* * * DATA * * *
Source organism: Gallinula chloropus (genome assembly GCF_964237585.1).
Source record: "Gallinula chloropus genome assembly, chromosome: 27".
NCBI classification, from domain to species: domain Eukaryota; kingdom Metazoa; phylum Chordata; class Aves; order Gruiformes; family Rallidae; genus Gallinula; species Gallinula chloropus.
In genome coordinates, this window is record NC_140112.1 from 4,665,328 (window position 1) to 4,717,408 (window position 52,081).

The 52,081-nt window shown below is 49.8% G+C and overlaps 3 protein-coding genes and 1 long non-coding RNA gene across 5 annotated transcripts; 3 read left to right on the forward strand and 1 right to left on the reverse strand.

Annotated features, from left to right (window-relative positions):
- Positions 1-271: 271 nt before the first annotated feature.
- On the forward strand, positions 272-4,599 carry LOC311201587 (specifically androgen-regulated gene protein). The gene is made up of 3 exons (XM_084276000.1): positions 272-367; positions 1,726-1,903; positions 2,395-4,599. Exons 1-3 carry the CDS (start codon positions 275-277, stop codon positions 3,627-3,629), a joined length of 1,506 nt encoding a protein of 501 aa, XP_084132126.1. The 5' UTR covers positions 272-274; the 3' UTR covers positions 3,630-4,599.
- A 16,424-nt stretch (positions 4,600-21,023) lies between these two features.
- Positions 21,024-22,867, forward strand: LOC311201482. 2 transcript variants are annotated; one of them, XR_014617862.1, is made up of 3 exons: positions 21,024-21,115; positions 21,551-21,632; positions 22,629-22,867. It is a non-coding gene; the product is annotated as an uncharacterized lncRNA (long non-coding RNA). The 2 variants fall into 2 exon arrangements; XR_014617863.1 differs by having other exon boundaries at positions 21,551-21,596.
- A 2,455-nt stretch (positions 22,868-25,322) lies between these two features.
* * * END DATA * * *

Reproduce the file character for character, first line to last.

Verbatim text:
Source organism: Gallinula chloropus (genome assembly GCF_964237585.1).
Source record: "Gallinula chloropus genome assembly, chromosome: 27".
NCBI classification, from domain to species: domain Eukaryota; kingdom Metazoa; phylum Chordata; class Aves; order Gruiformes; family Rallidae; genus Gallinula; species Gallinula chloropus.
In genome coordinates, this window is record NC_140112.1 from 4,665,328 (window position 1) to 4,717,408 (window position 52,081).

The 52,081-nt window shown below is 49.8% G+C and overlaps 3 protein-coding genes and 1 long non-coding RNA gene across 5 annotated transcripts; 3 read left to right on the forward strand and 1 right to left on the reverse strand.

Annotated features, from left to right (window-relative positions):
- Positions 1-271: 271 nt before the first annotated feature.
- On the forward strand, positions 272-4,599 carry LOC311201587 (specifically androgen-regulated gene protein). The gene is made up of 3 exons (XM_084276000.1): positions 272-367; positions 1,726-1,903; positions 2,395-4,599. Exons 1-3 carry the CDS (start codon positions 275-277, stop codon positions 3,627-3,629), a joined length of 1,506 nt encoding a protein of 501 aa, XP_084132126.1. The 5' UTR covers positions 272-274; the 3' UTR covers positions 3,630-4,599.
- A 16,424-nt stretch (positions 4,600-21,023) lies between these two features.
- Positions 21,024-22,867, forward strand: LOC311201482. 2 transcript variants are annotated; one of them, XR_014617862.1, is made up of 3 exons: positions 21,024-21,115; positions 21,551-21,632; positions 22,629-22,867. It is a non-coding gene; the product is annotated as an uncharacterized lncRNA (long non-coding RNA). The 2 variants fall into 2 exon arrangements; XR_014617863.1 differs by having other exon boundaries at positions 21,551-21,596.
- A 2,455-nt stretch (positions 22,868-25,322) lies between these two features.